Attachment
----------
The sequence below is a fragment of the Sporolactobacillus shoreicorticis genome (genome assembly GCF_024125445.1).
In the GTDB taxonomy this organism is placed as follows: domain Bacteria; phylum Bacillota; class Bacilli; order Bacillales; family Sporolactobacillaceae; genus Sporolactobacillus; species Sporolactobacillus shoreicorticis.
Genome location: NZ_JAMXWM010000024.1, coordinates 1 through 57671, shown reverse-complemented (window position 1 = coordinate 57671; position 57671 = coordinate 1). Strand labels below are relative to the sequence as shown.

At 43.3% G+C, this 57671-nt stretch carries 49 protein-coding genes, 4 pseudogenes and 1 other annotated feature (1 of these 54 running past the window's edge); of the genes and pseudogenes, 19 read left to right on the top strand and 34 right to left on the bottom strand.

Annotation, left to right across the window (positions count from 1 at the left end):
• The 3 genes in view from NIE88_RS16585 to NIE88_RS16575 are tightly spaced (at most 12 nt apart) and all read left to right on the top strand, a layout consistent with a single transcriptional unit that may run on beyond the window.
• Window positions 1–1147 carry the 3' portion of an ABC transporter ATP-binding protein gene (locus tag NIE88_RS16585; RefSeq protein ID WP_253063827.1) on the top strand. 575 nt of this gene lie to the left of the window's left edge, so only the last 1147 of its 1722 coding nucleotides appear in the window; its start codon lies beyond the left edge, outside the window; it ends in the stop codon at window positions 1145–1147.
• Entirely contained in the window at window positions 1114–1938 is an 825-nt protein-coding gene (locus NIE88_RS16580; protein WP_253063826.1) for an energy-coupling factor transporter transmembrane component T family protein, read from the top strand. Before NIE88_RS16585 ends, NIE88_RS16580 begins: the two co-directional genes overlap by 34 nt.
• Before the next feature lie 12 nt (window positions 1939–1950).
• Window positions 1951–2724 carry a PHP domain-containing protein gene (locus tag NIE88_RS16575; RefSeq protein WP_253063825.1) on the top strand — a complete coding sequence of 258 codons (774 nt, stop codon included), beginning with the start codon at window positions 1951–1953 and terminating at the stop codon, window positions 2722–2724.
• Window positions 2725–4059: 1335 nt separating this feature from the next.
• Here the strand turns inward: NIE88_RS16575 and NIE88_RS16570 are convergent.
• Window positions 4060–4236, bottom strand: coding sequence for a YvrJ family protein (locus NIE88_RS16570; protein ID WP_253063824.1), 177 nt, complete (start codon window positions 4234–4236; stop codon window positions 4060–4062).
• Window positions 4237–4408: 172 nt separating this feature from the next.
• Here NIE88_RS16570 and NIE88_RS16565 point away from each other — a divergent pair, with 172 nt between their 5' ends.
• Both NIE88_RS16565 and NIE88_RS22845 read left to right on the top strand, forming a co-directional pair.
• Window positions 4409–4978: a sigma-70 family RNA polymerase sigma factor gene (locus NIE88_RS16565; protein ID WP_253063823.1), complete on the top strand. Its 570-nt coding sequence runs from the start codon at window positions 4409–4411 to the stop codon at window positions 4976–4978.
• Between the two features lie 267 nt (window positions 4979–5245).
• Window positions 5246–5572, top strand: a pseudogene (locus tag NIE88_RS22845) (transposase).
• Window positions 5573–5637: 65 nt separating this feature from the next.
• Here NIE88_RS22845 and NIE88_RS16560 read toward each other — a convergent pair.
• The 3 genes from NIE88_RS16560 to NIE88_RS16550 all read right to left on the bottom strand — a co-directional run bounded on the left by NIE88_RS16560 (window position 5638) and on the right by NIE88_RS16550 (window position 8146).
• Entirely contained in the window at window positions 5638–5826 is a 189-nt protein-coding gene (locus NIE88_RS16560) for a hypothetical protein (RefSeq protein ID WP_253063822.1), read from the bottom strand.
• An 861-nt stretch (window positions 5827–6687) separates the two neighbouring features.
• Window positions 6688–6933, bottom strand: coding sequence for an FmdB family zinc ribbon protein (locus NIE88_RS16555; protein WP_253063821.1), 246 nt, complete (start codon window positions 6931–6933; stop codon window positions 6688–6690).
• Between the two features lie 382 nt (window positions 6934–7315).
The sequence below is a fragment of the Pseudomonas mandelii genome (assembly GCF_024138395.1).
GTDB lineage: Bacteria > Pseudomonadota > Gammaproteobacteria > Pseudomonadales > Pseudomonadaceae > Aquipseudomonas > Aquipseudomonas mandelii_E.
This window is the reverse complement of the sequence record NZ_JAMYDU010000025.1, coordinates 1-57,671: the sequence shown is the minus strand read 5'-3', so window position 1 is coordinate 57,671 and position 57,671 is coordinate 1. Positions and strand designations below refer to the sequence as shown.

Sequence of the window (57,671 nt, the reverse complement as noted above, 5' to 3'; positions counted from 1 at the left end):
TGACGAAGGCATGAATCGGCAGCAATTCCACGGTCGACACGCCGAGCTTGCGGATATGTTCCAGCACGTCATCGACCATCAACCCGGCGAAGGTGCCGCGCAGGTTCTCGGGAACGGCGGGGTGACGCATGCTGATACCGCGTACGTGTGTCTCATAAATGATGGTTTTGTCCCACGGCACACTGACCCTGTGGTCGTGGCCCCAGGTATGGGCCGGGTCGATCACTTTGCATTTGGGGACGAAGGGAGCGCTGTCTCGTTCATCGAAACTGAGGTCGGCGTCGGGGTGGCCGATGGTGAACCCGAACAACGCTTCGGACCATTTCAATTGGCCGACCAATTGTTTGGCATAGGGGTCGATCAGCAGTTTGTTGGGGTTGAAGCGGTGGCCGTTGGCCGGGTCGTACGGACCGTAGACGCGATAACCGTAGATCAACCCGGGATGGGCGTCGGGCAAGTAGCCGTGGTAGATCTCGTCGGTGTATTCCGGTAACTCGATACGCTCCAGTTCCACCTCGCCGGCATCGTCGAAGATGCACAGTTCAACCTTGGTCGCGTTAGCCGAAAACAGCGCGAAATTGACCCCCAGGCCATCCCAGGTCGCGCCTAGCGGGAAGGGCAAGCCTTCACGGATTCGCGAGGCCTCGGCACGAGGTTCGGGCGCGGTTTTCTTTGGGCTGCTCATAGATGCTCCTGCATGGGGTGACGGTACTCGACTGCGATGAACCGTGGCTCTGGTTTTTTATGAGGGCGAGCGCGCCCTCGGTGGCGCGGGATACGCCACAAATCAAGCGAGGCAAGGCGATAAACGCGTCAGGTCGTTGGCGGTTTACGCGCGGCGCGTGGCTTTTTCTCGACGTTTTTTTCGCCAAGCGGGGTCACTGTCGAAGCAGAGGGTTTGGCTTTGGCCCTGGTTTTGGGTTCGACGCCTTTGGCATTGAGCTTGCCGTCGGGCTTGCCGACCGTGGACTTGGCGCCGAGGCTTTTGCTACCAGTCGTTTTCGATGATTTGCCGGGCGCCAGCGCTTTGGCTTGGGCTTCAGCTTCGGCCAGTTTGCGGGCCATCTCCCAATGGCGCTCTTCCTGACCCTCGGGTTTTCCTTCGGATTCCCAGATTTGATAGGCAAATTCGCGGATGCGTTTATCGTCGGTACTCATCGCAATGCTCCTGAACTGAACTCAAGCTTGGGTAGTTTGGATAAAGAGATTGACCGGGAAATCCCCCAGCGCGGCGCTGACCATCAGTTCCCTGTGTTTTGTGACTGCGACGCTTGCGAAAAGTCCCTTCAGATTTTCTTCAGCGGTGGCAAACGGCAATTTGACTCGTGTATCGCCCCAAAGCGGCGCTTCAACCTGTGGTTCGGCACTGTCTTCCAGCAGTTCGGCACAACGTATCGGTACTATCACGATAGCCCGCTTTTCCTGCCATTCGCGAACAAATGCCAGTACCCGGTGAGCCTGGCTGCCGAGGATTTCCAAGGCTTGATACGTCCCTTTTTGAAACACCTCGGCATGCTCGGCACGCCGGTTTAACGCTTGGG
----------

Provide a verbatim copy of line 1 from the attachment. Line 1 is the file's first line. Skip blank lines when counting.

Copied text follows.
The sequence below is a fragment of the Sporolactobacillus shoreicorticis genome (genome assembly GCF_024125445.1).